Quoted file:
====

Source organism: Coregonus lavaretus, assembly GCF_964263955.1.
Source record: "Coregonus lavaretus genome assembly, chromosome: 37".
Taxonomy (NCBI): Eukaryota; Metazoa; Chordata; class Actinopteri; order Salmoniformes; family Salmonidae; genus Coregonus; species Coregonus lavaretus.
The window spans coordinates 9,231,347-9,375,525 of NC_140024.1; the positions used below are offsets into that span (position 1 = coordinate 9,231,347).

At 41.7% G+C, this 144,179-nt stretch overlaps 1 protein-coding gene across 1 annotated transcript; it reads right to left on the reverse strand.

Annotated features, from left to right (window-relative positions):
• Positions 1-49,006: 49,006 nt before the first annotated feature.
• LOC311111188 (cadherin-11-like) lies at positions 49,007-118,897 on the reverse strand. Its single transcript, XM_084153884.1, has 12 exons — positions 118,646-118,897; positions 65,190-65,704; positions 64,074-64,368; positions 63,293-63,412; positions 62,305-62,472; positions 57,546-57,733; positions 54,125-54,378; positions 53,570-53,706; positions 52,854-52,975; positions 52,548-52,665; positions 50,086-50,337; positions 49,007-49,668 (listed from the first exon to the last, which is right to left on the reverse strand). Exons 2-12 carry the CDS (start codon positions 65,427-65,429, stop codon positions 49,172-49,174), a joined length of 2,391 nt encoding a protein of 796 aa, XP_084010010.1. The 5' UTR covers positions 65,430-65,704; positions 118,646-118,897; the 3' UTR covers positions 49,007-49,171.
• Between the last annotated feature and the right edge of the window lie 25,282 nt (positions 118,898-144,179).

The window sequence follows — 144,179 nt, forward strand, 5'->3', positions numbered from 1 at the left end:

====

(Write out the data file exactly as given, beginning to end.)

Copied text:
Source organism: Coregonus lavaretus, assembly GCF_964263955.1.
Source record: "Coregonus lavaretus genome assembly, chromosome: 37".
Taxonomy (NCBI): Eukaryota; Metazoa; Chordata; class Actinopteri; order Salmoniformes; family Salmonidae; genus Coregonus; species Coregonus lavaretus.
The window spans coordinates 9,231,347-9,375,525 of NC_140024.1; the positions used below are offsets into that span (position 1 = coordinate 9,231,347).

At 41.7% G+C, this 144,179-nt stretch overlaps 1 protein-coding gene across 1 annotated transcript; it reads right to left on the reverse strand.

Annotated features, from left to right (window-relative positions):
• Positions 1-49,006: 49,006 nt before the first annotated feature.
• LOC311111188 (cadherin-11-like) lies at positions 49,007-118,897 on the reverse strand. Its single transcript, XM_084153884.1, has 12 exons — positions 118,646-118,897; positions 65,190-65,704; positions 64,074-64,368; positions 63,293-63,412; positions 62,305-62,472; positions 57,546-57,733; positions 54,125-54,378; positions 53,570-53,706; positions 52,854-52,975; positions 52,548-52,665; positions 50,086-50,337; positions 49,007-49,668 (listed from the first exon to the last, which is right to left on the reverse strand). Exons 2-12 carry the CDS (start codon positions 65,427-65,429, stop codon positions 49,172-49,174), a joined length of 2,391 nt encoding a protein of 796 aa, XP_084010010.1. The 5' UTR covers positions 65,430-65,704; positions 118,646-118,897; the 3' UTR covers positions 49,007-49,171.
• Between the last annotated feature and the right edge of the window lie 25,282 nt (positions 118,898-144,179).

The window sequence follows — 144,179 nt, forward strand, 5'->3', positions numbered from 1 at the left end: